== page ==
On 18 November 2015, the British press gathered in a hall in Westminster to witness the official launch of Leave.EU. Nigel Farage, the campaign’s figurehead, was banished to the back of the room and instead an American political strategist, Gerry Gunster, took centre stage and explained its strategy. “The one thing that I know is data,” he said. “Numbers do not lie. I’m going to follow the data.”
Eighteen months on, it’s this same insight – to follow the data – that is the key to unlocking what really happened behind the scenes of the Leave campaign. On the surface, the two main campaigns, Leave.EU and Vote Leave, hated one other. Their leading lights, Farage and Boris Johnson, were sworn enemies for the duration of the referendum. The two campaigns bitterly refused even to share a platform.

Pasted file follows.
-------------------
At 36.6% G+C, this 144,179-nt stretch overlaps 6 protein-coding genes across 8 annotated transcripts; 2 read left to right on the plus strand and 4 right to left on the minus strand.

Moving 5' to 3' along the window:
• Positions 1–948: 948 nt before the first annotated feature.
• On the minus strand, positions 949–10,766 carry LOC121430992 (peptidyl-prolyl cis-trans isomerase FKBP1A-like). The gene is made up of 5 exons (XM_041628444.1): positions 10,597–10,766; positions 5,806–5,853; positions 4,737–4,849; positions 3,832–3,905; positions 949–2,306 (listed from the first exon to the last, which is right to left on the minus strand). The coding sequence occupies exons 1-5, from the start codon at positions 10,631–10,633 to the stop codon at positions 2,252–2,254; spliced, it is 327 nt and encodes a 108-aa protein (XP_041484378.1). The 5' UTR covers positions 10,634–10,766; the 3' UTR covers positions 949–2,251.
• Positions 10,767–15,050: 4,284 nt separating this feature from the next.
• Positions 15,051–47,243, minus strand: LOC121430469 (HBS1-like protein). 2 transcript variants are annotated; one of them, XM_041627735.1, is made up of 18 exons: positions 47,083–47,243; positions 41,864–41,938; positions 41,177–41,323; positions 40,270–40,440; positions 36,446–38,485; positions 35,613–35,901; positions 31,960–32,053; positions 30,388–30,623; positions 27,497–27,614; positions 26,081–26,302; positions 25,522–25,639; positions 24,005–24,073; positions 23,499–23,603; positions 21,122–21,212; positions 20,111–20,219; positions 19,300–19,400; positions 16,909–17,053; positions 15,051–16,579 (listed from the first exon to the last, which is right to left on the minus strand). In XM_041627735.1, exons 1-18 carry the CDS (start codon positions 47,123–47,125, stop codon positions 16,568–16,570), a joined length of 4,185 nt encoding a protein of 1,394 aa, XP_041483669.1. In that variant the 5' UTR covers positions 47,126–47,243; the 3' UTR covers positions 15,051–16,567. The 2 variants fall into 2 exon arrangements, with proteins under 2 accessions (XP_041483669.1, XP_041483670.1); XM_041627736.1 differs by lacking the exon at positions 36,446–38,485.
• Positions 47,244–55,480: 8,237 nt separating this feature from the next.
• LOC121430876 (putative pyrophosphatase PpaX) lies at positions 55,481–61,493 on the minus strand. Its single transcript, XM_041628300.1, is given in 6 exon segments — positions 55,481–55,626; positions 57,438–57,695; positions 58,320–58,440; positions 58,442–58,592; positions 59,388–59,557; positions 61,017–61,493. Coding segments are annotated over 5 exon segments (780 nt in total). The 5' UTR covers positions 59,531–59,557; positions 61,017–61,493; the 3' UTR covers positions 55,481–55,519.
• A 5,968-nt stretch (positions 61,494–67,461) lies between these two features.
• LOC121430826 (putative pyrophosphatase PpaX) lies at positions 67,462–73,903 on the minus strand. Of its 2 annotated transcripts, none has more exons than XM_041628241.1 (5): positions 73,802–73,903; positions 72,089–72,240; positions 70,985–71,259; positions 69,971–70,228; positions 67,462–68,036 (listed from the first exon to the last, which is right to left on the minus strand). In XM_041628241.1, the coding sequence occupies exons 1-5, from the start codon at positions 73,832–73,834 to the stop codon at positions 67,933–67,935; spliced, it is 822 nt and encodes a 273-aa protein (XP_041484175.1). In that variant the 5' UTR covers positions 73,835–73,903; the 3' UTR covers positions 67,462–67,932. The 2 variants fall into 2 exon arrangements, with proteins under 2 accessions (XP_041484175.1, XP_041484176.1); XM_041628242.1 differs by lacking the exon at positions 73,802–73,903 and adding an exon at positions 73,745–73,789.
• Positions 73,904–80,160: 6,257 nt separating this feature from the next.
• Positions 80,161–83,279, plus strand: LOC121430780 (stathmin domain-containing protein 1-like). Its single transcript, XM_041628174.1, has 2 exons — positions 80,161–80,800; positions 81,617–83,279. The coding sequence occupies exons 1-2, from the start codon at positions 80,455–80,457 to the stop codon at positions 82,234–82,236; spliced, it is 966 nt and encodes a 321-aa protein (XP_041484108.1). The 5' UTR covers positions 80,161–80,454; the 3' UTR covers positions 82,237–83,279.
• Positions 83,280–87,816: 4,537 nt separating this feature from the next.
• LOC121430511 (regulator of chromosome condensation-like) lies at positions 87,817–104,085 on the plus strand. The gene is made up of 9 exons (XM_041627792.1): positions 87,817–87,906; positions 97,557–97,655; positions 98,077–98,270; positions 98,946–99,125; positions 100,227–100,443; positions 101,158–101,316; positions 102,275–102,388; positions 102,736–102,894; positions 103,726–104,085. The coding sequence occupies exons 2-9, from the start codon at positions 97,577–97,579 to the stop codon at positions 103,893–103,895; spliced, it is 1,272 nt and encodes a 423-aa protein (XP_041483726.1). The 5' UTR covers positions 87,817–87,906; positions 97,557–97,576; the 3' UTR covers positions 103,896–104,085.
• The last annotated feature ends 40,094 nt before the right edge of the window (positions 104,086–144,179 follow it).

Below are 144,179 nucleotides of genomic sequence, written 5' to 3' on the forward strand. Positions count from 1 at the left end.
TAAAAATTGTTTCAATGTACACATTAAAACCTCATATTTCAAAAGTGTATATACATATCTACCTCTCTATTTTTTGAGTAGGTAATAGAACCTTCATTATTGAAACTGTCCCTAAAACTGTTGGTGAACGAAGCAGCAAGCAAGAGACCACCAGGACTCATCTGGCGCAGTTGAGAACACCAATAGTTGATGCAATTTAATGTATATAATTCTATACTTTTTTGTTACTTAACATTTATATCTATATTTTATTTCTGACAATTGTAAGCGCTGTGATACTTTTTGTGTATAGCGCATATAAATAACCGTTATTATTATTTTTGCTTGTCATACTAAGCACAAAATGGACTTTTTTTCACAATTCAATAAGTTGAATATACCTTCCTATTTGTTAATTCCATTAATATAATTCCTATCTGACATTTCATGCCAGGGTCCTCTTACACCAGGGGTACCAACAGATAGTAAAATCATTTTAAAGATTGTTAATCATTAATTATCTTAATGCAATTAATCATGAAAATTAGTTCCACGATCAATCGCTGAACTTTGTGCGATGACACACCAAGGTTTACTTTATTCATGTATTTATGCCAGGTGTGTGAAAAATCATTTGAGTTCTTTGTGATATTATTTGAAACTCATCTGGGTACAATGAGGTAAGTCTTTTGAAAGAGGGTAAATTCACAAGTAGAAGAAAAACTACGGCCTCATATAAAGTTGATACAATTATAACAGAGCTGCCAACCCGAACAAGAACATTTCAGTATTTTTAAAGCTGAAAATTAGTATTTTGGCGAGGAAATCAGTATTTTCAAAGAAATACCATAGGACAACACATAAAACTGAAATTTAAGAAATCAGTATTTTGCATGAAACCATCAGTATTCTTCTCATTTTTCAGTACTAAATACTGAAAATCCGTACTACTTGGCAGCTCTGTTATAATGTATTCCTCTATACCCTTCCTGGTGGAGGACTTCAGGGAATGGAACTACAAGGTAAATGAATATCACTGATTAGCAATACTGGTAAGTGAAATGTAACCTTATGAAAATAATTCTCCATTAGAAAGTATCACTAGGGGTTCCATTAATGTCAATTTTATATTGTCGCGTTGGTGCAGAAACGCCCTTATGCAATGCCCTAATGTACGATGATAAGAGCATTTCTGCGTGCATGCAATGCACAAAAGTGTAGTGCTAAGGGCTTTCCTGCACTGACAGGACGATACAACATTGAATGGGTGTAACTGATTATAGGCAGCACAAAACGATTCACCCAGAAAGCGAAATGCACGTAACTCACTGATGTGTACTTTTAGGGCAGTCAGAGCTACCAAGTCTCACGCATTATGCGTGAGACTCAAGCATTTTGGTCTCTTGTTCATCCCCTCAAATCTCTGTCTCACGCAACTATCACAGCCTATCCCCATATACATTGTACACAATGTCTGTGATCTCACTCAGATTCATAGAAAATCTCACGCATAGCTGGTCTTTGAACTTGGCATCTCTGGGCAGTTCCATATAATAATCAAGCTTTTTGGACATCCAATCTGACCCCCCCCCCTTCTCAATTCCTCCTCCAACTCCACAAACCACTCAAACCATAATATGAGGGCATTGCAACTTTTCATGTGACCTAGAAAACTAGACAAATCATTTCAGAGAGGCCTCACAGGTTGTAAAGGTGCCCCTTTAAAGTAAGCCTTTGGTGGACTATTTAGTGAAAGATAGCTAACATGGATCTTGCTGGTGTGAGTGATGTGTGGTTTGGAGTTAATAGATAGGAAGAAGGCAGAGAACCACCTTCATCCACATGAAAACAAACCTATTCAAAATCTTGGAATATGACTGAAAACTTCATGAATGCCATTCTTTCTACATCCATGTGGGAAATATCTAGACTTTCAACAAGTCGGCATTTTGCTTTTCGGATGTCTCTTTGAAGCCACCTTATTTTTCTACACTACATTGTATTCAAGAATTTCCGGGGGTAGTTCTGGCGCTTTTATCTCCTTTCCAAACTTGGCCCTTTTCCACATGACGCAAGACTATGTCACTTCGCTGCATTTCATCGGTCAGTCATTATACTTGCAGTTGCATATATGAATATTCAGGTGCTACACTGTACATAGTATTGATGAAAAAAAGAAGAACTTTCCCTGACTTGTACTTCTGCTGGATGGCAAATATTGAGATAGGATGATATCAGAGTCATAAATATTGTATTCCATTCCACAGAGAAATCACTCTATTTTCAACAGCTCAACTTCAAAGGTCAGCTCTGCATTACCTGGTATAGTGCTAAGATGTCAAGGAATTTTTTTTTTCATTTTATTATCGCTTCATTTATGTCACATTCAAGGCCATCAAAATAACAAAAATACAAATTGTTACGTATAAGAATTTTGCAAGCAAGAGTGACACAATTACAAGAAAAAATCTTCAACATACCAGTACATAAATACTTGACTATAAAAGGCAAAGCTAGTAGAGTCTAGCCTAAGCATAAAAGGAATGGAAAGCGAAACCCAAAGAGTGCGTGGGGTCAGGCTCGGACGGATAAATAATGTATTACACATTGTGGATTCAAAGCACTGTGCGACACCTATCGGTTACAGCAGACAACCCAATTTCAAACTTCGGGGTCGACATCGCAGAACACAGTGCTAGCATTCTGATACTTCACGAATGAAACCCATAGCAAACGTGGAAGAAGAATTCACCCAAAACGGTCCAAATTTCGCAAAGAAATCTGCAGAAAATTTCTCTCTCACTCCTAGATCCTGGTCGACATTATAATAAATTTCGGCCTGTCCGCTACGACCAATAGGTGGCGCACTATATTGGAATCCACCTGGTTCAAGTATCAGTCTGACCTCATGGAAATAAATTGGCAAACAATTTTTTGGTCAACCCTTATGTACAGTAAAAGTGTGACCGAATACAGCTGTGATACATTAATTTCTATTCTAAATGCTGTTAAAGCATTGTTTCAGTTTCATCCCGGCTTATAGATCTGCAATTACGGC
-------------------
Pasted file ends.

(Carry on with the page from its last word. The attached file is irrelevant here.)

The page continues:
But the Observer has seen a confidential document that provides clear evidence of a link between the two campaigns. More precisely, evidence of a close working relationship between the two data analytics firms employed by the campaigns – AggregateIQ, which Vote Leave hired, and Cambridge Analytica, retained by Leave.EU.